Jul 20

Hibari-sensei: Coming Full Circle with Sister Cities and JET

Jen Wang (Miyagi, 2008-09) is a lab tech in Dallas and a staff writer for the Japanese music website Purple SKY.  Her love of cosplay and her junior high school students inspired the name for her own Japanese pop culture blog, Hibari-sensei’s Classroom.

This past March, I had a very rare opportunity: a couple of my former students were going to visit my hometown through the Sister Cities exchange program.  I had been waiting for this since I ended my JET career, and because the last two student trips were canceled, I was extremely excited.  Not only did I get to see how my students had grown and (hopefully) become more proficient in English, but the tables were now turned.  I got to show them my home and my life.  Without the Sister Cities program, I would have never become interested in being a JET and so I felt like in helping my family host a student, I had taken another step in my journey of cultural exchange.  It’s been an adventure going from exchange student to assistant English teacher to host sister.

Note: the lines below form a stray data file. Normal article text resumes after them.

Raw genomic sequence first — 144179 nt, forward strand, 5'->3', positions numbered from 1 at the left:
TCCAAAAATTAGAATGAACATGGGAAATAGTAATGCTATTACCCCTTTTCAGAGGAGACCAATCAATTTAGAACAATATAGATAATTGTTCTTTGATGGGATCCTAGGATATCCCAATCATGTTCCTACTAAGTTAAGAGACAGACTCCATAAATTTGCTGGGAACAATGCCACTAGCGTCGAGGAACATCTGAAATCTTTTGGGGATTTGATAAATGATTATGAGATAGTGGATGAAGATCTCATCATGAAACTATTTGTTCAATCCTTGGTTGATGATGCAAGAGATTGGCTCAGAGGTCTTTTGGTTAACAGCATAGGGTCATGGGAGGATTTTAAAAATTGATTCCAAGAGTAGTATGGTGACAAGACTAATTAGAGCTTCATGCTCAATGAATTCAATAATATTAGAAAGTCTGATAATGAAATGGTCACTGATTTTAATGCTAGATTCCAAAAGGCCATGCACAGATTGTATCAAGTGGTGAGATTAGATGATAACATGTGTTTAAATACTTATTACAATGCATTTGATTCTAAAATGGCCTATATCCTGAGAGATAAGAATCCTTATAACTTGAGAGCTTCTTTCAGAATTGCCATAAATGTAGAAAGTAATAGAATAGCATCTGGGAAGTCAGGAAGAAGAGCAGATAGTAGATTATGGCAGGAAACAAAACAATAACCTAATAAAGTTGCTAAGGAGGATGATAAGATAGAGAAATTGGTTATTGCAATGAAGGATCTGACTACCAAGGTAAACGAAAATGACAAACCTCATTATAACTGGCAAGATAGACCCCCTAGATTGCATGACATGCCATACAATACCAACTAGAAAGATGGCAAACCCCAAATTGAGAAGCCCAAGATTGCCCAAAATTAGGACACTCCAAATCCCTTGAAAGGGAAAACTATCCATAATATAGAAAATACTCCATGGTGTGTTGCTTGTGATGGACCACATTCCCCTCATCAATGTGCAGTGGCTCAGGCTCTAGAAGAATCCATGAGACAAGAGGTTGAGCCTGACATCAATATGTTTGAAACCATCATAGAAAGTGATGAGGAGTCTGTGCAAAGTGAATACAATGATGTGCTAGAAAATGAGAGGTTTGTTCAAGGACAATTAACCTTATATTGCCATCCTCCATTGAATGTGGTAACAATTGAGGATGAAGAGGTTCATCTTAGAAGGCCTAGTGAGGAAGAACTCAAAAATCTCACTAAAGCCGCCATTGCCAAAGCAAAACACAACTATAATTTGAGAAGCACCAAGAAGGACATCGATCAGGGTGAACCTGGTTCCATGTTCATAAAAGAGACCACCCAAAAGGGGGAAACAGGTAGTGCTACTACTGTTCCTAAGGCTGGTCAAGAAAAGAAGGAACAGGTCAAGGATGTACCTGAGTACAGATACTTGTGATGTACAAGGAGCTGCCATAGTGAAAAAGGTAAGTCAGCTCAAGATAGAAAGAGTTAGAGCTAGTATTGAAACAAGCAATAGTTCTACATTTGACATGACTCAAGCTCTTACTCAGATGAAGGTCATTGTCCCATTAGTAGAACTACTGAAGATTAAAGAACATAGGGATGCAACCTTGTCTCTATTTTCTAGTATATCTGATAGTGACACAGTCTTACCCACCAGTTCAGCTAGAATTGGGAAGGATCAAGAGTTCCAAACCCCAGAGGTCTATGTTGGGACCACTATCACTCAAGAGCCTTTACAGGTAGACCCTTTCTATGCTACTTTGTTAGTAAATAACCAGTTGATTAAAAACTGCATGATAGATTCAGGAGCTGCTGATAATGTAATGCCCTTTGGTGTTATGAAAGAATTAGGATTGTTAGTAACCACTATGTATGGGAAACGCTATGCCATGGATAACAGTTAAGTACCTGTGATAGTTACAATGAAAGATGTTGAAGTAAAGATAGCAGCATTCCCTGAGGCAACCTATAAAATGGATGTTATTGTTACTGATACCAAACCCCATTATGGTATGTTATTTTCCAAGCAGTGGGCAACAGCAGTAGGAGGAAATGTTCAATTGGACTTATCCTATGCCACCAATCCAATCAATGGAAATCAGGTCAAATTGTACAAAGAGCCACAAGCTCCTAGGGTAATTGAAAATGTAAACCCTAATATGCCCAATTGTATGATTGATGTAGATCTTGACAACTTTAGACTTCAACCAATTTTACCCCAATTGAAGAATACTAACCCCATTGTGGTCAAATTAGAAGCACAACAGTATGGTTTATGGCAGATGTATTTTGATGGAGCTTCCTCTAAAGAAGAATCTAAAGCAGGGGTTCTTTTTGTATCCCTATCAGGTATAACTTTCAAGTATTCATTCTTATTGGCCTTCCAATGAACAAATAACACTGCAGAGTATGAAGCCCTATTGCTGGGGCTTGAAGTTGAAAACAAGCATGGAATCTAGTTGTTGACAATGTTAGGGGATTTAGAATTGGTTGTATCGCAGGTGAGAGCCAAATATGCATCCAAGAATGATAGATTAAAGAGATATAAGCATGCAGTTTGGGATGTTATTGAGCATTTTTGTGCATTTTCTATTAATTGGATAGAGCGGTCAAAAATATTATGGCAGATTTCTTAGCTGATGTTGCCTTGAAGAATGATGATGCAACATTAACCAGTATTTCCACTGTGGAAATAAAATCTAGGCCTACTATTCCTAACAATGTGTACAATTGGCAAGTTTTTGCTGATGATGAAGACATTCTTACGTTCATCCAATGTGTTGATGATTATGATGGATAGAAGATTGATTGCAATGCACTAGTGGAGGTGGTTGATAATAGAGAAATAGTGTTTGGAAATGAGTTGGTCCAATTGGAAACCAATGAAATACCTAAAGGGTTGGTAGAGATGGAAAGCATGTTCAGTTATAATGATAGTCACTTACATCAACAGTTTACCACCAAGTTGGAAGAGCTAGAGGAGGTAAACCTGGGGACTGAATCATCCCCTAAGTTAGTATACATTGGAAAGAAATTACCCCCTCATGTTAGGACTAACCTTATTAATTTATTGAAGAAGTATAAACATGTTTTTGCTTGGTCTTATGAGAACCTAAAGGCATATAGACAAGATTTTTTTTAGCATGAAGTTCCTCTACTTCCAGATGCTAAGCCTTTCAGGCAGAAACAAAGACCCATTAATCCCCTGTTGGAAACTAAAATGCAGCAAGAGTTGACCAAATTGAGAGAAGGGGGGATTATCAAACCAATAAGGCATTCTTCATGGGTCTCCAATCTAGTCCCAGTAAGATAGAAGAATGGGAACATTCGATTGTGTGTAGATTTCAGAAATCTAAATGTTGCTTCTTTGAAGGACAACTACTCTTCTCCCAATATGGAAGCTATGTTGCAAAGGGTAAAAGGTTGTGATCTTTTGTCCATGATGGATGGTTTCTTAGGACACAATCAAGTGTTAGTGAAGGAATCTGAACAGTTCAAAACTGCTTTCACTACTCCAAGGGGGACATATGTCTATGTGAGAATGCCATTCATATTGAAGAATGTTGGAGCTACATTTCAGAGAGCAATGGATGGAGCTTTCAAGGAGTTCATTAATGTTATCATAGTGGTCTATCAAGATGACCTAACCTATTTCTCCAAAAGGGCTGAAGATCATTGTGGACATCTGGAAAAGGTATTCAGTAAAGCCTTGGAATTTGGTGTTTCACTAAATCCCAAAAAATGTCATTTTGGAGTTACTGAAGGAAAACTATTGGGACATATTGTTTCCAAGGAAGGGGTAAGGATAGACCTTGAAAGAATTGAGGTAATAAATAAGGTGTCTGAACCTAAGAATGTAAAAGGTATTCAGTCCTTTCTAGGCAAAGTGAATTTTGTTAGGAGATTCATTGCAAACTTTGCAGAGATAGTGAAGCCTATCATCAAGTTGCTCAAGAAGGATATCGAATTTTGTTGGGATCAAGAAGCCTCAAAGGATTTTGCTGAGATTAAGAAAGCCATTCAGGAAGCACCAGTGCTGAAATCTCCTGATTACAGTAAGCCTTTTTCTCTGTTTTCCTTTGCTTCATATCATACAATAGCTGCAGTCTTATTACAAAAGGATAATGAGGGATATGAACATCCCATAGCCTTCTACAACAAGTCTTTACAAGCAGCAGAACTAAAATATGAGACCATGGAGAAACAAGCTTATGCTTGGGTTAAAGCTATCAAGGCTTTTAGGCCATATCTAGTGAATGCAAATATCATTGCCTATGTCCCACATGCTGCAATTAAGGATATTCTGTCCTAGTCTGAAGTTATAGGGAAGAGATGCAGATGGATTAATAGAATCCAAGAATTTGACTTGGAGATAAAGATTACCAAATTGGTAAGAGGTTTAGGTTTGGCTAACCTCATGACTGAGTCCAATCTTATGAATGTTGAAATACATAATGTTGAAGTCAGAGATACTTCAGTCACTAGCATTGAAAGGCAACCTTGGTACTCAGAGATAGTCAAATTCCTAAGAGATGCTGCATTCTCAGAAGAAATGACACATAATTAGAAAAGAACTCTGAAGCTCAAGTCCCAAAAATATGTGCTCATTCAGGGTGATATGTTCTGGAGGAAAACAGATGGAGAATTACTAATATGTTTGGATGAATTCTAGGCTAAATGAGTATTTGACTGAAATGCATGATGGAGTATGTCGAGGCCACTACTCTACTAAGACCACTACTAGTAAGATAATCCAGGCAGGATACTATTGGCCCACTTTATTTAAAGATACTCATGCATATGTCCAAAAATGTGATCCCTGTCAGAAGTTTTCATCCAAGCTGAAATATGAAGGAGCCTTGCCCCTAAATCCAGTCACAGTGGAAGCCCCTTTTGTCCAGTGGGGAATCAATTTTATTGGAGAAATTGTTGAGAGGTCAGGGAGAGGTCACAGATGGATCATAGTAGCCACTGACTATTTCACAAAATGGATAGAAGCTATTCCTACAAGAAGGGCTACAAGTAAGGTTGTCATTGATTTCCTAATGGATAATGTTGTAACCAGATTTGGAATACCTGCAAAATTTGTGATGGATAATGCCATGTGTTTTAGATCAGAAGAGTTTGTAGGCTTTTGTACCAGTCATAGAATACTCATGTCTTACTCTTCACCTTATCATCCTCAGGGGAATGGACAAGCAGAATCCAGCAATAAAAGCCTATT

My first trip to Japan (real trip and not an overnight layover) happened through the Southlake Sister Cities Youth Ambassador Program. Although 19 made me technically too old to be considered a “youth”, my parents managed to convince the organization to tag along with my brother and the other high schoolers. I was nervous because it would be the first time I’d be out of contact with my family for more than a couple of days. On top of that, my finger had gotten a horrible infection before the trip. It felt as though I was going to be on my own. That turned out to be not true at all.

My host family, as well as the individuals overseeing our trip, made me feel at home. I fell in love with Tome, which was large enough to have different things to do (like shop, learn kendo, listen to music at a pub) but small enough to experience the peaceful solitude of the countryside. One of the days I met an American woman who was an assistant English teacher. She encouraged the high schoolers who were eating lunch with us to speak English. I remembered that she came to Tome through the JET Programme, and I saw that as my ticket to return to Japan.

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